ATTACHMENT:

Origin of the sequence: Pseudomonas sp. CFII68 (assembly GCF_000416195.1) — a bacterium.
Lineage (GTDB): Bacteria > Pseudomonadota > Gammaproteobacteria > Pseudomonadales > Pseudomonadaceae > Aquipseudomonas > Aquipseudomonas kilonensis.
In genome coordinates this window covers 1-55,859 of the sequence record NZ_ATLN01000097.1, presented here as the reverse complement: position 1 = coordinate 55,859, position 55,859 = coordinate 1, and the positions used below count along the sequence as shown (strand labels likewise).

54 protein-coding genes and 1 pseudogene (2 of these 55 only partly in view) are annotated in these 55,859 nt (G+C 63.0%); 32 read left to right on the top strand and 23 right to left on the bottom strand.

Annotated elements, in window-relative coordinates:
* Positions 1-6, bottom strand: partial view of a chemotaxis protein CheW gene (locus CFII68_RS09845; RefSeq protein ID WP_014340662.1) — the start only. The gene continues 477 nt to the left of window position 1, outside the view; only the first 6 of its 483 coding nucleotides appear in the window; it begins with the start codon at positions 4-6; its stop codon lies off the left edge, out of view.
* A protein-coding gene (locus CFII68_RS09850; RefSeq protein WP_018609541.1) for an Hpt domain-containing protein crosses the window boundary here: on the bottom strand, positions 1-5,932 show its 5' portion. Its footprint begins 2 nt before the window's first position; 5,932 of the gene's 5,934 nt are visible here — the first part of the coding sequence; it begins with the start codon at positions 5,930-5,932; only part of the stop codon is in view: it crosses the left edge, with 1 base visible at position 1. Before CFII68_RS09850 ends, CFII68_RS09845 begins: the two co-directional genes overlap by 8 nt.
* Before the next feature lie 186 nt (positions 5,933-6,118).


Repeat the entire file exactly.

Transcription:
Origin of the sequence: Pseudomonas sp. CFII68 (assembly GCF_000416195.1) — a bacterium.
Lineage (GTDB): Bacteria > Pseudomonadota > Gammaproteobacteria > Pseudomonadales > Pseudomonadaceae > Aquipseudomonas > Aquipseudomonas kilonensis.
In genome coordinates this window covers 1-55,859 of the sequence record NZ_ATLN01000097.1, presented here as the reverse complement: position 1 = coordinate 55,859, position 55,859 = coordinate 1, and the positions used below count along the sequence as shown (strand labels likewise).

54 protein-coding genes and 1 pseudogene (2 of these 55 only partly in view) are annotated in these 55,859 nt (G+C 63.0%); 32 read left to right on the top strand and 23 right to left on the bottom strand.

Annotated elements, in window-relative coordinates:
* Positions 1-6, bottom strand: partial view of a chemotaxis protein CheW gene (locus CFII68_RS09845; RefSeq protein ID WP_014340662.1) — the start only. The gene continues 477 nt to the left of window position 1, outside the view; only the first 6 of its 483 coding nucleotides appear in the window; it begins with the start codon at positions 4-6; its stop codon lies off the left edge, out of view.
* A protein-coding gene (locus CFII68_RS09850; RefSeq protein WP_018609541.1) for an Hpt domain-containing protein crosses the window boundary here: on the bottom strand, positions 1-5,932 show its 5' portion. Its footprint begins 2 nt before the window's first position; 5,932 of the gene's 5,934 nt are visible here — the first part of the coding sequence; it begins with the start codon at positions 5,930-5,932; only part of the stop codon is in view: it crosses the left edge, with 1 base visible at position 1. Before CFII68_RS09850 ends, CFII68_RS09845 begins: the two co-directional genes overlap by 8 nt.
* Before the next feature lie 186 nt (positions 5,933-6,118).